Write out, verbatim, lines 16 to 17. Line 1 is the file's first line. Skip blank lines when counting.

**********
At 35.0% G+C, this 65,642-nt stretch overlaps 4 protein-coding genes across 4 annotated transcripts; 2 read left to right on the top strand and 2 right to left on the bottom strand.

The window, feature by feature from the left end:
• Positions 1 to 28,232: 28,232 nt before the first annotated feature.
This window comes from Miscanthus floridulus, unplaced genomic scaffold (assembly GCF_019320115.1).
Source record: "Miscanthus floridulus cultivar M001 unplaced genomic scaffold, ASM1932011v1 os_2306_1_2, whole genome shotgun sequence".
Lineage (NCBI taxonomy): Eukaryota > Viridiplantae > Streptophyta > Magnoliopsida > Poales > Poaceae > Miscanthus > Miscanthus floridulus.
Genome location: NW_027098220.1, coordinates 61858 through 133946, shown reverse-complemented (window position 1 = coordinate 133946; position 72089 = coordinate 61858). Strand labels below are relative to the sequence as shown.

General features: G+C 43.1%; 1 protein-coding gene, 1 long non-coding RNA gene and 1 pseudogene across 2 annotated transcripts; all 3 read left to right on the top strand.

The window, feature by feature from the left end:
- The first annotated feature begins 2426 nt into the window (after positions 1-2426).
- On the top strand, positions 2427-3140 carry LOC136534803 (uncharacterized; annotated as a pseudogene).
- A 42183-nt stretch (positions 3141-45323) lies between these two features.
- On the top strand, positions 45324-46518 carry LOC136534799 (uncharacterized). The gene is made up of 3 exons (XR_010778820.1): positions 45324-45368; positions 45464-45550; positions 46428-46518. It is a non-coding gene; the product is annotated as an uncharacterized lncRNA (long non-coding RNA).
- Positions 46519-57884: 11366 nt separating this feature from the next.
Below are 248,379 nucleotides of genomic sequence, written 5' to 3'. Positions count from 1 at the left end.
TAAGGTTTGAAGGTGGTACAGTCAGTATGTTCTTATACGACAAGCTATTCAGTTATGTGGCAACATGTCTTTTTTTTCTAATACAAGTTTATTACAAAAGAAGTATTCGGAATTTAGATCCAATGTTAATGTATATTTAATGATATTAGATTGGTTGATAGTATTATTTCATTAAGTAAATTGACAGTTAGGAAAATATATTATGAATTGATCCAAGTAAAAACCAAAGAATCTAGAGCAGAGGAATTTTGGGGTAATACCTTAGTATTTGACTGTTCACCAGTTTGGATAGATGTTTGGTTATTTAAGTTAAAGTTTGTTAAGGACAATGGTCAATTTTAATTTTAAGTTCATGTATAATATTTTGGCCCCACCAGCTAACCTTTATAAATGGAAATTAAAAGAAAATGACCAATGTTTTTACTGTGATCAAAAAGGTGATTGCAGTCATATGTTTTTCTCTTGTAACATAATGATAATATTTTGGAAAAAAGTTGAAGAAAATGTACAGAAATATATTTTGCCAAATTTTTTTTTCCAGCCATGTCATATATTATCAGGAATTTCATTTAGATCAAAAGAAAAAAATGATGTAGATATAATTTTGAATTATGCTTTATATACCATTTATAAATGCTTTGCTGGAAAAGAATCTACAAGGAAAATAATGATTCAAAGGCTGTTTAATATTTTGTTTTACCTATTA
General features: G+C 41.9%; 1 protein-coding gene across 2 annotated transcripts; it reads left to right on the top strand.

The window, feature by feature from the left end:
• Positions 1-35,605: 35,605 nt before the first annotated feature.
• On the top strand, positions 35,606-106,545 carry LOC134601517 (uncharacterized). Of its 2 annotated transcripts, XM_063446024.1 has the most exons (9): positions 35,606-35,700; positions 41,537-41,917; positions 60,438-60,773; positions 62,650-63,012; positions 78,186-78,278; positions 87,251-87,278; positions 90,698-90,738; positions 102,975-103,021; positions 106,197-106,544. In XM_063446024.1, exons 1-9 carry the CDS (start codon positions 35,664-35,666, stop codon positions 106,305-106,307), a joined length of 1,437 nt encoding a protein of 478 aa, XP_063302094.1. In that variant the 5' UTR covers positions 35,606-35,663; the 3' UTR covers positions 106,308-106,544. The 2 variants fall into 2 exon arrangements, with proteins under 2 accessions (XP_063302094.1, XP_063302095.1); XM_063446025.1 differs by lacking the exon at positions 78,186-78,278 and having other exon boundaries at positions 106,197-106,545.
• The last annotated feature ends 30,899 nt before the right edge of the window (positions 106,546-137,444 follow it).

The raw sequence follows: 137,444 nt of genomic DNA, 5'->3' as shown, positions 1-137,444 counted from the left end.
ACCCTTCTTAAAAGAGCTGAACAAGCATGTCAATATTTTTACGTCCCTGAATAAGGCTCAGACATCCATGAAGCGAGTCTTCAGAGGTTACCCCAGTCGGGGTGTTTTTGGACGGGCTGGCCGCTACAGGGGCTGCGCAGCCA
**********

TAAGGTTTGAAGGTGGTACAGTCAGTATGTTCTTATACGACAAGCTATTCAGTTATGTGGCAACATGTCTTTTTTTTCTAATACAAGTTTATTACAAAAGAAGTATTCGGAATTTAGATCCAATGTTAATGTATATTTAATGATATTAGATTGGTTGATAGTATTATTTCATTAAGTAAATTGACAGTTAGGAAAATATATTATGAATTGATCCAAGTAAAAACCAAAGAATCTAGAGCAGAGGAATTTTGGGGTAATACCTTAGTATTTGACTGTTCACCAGTTTGGATAGATGTTTGGTTATTTAAGTTAAAGTTTGTTAAGGACAATGGTCAATTTTAATTTTAAGTTCATGTATAATATTTTGGCCCCACCAGCTAACCTTTATAAATGGAAATTAAAAGAAAATGACCAATGTTTTTACTGTGATCAAAAAGGTGATTGCAGTCATATGTTTTTCTCTTGTAACATAATGATAATATTTTGGAAAAAAGTTGAAGAAAATGTACAGAAATATATTTTGCCAAATTTTTTTTTCCAGCCATGTCATATATTATCAGGAATTTCATTTAGATCAAAAGAAAAAAATGATGTAGATATAATTTTGAATTATGCTTTATATACCATTTATAAATGCTTTGCTGGAAAAGAATCTACAAGGAAAATAATGATTCAAAGGCTGTTTAATATTTTGTTTTACCTATTA
General features: G+C 41.9%; 1 protein-coding gene across 2 annotated transcripts; it reads left to right on the top strand.